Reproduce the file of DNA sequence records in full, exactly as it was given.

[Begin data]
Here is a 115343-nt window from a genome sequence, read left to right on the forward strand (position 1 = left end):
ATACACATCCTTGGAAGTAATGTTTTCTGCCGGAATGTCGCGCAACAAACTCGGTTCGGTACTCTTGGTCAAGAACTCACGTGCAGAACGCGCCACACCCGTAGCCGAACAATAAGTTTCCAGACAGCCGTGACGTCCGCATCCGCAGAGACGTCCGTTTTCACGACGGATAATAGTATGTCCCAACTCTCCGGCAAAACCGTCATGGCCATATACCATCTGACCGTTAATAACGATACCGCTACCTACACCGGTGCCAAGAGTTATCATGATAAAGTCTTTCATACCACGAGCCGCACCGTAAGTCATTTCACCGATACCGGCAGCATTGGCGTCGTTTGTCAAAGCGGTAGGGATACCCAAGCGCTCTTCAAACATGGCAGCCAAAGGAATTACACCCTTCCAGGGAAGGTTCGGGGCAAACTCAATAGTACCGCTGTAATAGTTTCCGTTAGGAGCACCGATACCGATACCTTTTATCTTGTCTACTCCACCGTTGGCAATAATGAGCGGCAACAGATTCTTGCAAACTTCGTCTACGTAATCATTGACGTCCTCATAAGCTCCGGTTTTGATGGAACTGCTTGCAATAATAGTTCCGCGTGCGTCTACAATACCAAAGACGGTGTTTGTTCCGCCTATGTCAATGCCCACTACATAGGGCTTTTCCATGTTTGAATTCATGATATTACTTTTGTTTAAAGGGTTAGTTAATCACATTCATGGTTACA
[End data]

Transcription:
Here is a 115343-nt window from a genome sequence, read left to right on the forward strand (position 1 = left end):
ATACACATCCTTGGAAGTAATGTTTTCTGCCGGAATGTCGCGCAACAAACTCGGTTCGGTACTCTTGGTCAAGAACTCACGTGCAGAACGCGCCACACCCGTAGCCGAACAATAAGTTTCCAGACAGCCGTGACGTCCGCATCCGCAGAGACGTCCGTTTTCACGACGGATAATAGTATGTCCCAACTCTCCGGCAAAACCGTCATGGCCATATACCATCTGACCGTTAATAACGATACCGCTACCTACACCGGTGCCAAGAGTTATCATGATAAAGTCTTTCATACCACGAGCCGCACCGTAAGTCATTTCACCGATACCGGCAGCATTGGCGTCGTTTGTCAAAGCGGTAGGGATACCCAAGCGCTCTTCAAACATGGCAGCCAAAGGAATTACACCCTTCCAGGGAAGGTTCGGGGCAAACTCAATAGTACCGCTGTAATAGTTTCCGTTAGGAGCACCGATACCGATACCTTTTATCTTGTCTACTCCACCGTTGGCAATAATGAGCGGCAACAGATTCTTGCAAACTTCGTCTACGTAATCATTGACGTCCTCATAAGCTCCGGTTTTGATGGAACTGCTTGCAATAATAGTTCCGCGTGCGTCTACAATACCAAAGACGGTGTTTGTTCCGCCTATGTCAATGCCCACTACATAGGGCTTTTCCATGTTTGAATTCATGATATTACTTTTGTTTAAAGGGTTAGTTAATCACATTCATGGTTACA